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Mood & Food

on Monday, 27 May 2013.

We've heard it before. More evidence...

Mood & Food

It’s time to send your patients to the “Farm-acy,” Drew Ramsey, MD, told attendees at the American Psychiatric Association Annual Meeting. Ramsey, assistant clinical professor of Psychiatry at Columbia University College of Physicians & Surgeons, was one of several speakers at the standing room only workshop “Prescription Brain Food: From Bench to Table.”

The brain, Ramsey explained, needs to be nourished; he noted it consumes about 420 calories a day. To function properly, the brain requires omega-3 fatty acids, folate, fiber, choline, iron, zinc, and vitamins B12, D, and E among other nutrients. So can a patient’s diet affect their mood and mental (in addition to physical) well-being?

Yes, Ramsey answered, pointing to some interesting studies exploring diet, nutrition, and mood disorders. In one study, researchers followed 10,094 initially healthy participants for a median of 4.4 years.1 To better understand the association between diet and mood, participants were assigned a Mediterranean dietary pattern score, which positively weighted the consumption of vegetables, fruit and nuts, cereal, legumes and fish.  A monounsaturated- to saturated-fatty-acids ratio and moderate alcohol(Drug information on alcohol) consumption also had a positive influence on the score. On the other hand, consumption of meat, meat products, and whole-fat dairy were negatively weighted. The researchers found an inverse relationship between adherence to the Mediterranean diet and risk for depression, suggesting this diet has a protective role against the development of mood disorders.

Similarly, Ramsey told attendees about a study comparing a diet high “whole” foods (eg, high in vegetables, fruits and fish) with a diet high processed foods.2 Tasnime N. Akbaraly, PhD, and colleagues found that those who most closely followed the whole foods diet had lower odds of depression as measured by the Center for Epidemiologic Studies – Depression scale (odds ratio = 0.74) while those who had ate diets high in processed foods had increased odds of developing depression (OR = 1.58). This could have great clinical implications, Ramsey explained, since patients with psychiatric disorders often don’t eat properly.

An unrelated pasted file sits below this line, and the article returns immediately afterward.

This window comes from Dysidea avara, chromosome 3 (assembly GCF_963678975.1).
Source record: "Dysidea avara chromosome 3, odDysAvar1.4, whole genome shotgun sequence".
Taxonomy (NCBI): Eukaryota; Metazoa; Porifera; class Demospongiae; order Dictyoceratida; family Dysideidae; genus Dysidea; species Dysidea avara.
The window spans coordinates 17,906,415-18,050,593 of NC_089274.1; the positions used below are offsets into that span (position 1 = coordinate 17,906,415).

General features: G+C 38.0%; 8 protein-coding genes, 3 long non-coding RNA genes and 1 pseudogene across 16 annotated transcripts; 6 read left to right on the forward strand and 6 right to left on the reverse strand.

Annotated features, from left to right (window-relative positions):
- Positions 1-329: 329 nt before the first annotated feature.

The diet-mood link seems to be evident across the lifecycle, he added. Ramsey sharedfindings from a study of 7,114 adolescents aged 10-14 years.3 Participants completed dietary questionnaires, which were then used to determine healthy and unhealthy diet quality scores. The Short Mood and Feelings Questionnaire was used to measure depression. Once again, this study found an inverse relationship between good, healthy eating and the development of depression. Indeed, adolescents with higher unhealthy diet scores had a 79% increased risk of depression, Ramsey noted.

With increasing data supporting good nutrition for improved mood, Ramsey said all clinicians should take the time to chat with their patients about their diet, nutrition, and making good choices. “It is a low-cost, risk free intervention that will help your patients,” he said.

He advised clinicians to routinely discuss diet and nutrition with patients during visits, inquiring about what they eat and creating an open dialogue. He counsels his patients as appropriate to try to include healthier choices, like beans to increase folate intake. Mushrooms add lycopenes to the diet, he added. He reminds patients to consume fatty fish, and reminds them that there are options beside salmon. He suggests that his patients swap berries for other sugar-filled desserts and to favor grass-fed beef when consuming meat.

At the very least, patients will be eating healthier. But Ramsey believes these steps and patients’ visits to the “Farm-acy” will help them to build a better brain.